Recipe: Hoppy Brett Beer

Batch Size 5.0 gal         O.G.-1.065          F.G.-TBD
IBU-33                          SRM-7                ABV-TBD

Grain Bill (77% Efficiency):
2 Row Malt Grain 8.000 lb
Wheat, Flaked Grain 2.000 lb
Caramunich Malt Grain 8.000 oz 56 L
Oats, Flaked Grain 16.000 oz
Acid Malt Grain 6.000 oz

2 oz Belma 9.8% -15 min 23 IBUS
1 oz Nelson Sauvin 12.5% - 5.000 min 10.2 IBUs

0.5 oz Nelson Sauvin 12.5%
0.5 oz Belma 9.8%
0.5 oz Citra 12.0%

Dry Hop
0.5 oz Nelson Sauvin 12.5%
0.5 oz Belma 9.8%
0.5 oz Citra 12.0%

Drie Brett

Mash/Boil Details:
Sacc. Rest 153 F

As we I'm writing this, we just decided to make this a 10 gal batch and try the Alchemist's Heady Topper, Conan yeast that Derek at Bear Flavored Ales sent me recently.

I'll post tasting notes of the two pilot batches soon.

Wednesday, January 23, 2013

Homebrew Tasting: Bkyeast Brett Strains

In the middle of October a fellow homebrew blogger, bkyeast (Dmitri), offered up strains of Brettanomyces that he isolated from a bottle of Cantillon Iris. He did some minor experimenting to make sure they were viable. He was also generous enough to ship 4 different strains from NY to San Diego and was looking for some feedback. 

Here were his brief (and edited) descriptions:

C1: ferments fast, produces some acid. very bright, very tart and lemony.

C2: The starter still emits that forest strawberry aroma.

C3: 1st week the beers smell very sulfurous and even vomity. 2nd week sweet, dark berry kind of thing. Then so much pineapple gradually gives way to mango and orange 

I made a simple starter (re-boiled from frozen 2nd runnings of my Spelt Saison) back in October. I pitched the yeast right out of the vial into .5 gal containers. I swirled each container to aerate and then added an airlock.  I had grand plans to use the strains pretty quickly in a large scale Brett experiment, but that has been delayed by boring life events like a new house and baby on the way.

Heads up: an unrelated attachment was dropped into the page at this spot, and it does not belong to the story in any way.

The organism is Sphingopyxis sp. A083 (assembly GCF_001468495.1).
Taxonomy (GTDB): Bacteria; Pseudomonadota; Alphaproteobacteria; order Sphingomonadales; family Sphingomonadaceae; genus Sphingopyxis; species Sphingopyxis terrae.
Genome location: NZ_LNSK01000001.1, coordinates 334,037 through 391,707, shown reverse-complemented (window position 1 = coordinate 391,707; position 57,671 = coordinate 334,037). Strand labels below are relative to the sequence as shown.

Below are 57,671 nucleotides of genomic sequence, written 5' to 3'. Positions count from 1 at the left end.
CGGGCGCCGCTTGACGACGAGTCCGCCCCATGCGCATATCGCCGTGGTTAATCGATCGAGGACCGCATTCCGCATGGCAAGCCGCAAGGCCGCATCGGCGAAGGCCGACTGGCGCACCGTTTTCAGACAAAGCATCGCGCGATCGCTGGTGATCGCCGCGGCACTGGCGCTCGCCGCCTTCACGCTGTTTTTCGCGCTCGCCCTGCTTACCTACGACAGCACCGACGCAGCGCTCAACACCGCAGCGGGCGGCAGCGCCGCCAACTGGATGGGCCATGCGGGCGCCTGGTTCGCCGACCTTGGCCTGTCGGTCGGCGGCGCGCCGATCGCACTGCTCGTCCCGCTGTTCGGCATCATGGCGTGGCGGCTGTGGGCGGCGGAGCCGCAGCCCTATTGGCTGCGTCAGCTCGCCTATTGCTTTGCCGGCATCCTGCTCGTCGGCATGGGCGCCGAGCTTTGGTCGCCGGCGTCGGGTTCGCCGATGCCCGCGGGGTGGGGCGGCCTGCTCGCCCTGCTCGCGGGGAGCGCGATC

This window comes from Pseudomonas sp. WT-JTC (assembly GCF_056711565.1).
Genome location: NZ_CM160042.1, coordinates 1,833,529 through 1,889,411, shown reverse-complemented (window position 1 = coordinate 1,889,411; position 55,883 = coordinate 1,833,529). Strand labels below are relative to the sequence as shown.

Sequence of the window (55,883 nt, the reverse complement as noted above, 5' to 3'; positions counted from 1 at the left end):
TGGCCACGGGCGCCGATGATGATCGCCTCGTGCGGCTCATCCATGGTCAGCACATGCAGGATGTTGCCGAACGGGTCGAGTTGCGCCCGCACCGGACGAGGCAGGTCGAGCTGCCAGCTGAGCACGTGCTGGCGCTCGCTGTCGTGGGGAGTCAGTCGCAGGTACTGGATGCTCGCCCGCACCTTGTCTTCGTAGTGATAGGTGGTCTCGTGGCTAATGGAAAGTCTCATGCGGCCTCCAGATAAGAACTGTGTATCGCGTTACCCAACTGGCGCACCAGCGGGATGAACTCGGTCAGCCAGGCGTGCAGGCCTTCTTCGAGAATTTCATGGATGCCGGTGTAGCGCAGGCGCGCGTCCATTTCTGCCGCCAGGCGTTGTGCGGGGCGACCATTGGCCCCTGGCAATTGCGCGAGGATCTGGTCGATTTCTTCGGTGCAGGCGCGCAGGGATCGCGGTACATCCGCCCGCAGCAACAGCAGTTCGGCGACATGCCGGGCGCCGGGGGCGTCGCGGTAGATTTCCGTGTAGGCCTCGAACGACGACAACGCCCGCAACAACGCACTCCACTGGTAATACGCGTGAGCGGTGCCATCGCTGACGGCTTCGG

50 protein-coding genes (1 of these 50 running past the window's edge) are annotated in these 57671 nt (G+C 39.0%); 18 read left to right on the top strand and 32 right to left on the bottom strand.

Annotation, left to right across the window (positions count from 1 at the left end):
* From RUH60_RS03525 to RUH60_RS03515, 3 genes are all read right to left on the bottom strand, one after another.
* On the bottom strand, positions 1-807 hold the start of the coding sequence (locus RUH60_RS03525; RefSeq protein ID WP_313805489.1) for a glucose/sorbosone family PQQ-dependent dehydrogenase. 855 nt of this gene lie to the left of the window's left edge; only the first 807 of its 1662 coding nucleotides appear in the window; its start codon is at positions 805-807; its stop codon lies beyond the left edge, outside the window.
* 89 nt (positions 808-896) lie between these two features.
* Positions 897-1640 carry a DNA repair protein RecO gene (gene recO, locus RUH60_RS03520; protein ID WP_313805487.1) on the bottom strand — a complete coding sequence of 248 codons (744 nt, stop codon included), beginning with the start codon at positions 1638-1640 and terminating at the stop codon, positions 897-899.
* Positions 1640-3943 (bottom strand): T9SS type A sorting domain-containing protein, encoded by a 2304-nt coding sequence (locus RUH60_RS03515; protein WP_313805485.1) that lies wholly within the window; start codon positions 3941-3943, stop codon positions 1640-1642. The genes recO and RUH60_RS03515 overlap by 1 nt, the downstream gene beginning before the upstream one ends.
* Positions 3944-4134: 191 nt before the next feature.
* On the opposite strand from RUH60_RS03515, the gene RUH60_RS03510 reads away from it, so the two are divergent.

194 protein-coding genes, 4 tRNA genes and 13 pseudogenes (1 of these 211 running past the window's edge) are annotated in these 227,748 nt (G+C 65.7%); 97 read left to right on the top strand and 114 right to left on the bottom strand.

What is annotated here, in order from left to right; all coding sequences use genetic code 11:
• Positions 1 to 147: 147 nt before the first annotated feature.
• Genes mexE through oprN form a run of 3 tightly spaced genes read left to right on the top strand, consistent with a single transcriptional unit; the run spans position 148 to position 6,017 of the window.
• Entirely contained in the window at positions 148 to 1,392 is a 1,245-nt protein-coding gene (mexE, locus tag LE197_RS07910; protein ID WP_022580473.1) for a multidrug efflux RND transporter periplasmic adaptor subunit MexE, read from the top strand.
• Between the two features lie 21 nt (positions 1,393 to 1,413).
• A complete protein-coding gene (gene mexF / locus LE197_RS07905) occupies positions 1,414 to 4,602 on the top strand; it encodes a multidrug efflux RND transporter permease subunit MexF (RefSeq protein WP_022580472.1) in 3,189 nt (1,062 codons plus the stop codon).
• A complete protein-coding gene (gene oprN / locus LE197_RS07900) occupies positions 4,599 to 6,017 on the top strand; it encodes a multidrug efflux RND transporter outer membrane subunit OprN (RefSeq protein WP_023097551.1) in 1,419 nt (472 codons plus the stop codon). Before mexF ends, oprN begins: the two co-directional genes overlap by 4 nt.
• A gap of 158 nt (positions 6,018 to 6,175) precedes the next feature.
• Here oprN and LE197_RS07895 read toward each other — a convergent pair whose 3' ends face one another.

The starters are all 3 months old. They have gone through a move and as you can see in the pictures (below), all have great clarity. C1 and C2 do not have a pellicle and I never remember them getting much of one. C3 has a very thin patchy film that I'm not sure that I would consider a pellicle. 

Here are my quick tasting notes:

C1: High intensity aroma of apples and pear with just a hint of tartness. The tastes start with a light tartness that is well rounded (so maybe low amounts of acetic acid) and the esters are all apple and pear. I bet I could tell some people this is apple cider and they would believe it. There is very little traditional Brett (barnyard) aromas or flavors. I think this will perform well as a primary yeast strain

C2: Low intensity aroma with some slight sulfur notes and very pleasant traditional Brett (like Orval or like Wyeast Brett B finished beers) notes. The taste is lightly tart and has the similar well rounded (non-harsh) character. It has a nice balance between the Brett phenolics (smoky, barnyard) and Belgian esters (again apple and pear). I think this would work nicely in secondary with a Belgian Blonde or Saison 

C3: Medium intensity aroma with dominate smoky phenols. Flavors are slightly tart (same as C1, C2) and the phenol/ester balance is more toward the smoky/plastic. There is a slight astringency in this sample that has a medicinal flavor.

You will notice that my descriptions are surprisingly pretty different from what Dmitri has posted. It has me scratching my head a bit about reasons why. It will be interesting to see if the yeast profiles change as they get stepped up and used in an actual batch. As a science person, this is only one data point for each of these yeasts and I have more testing planned in the future.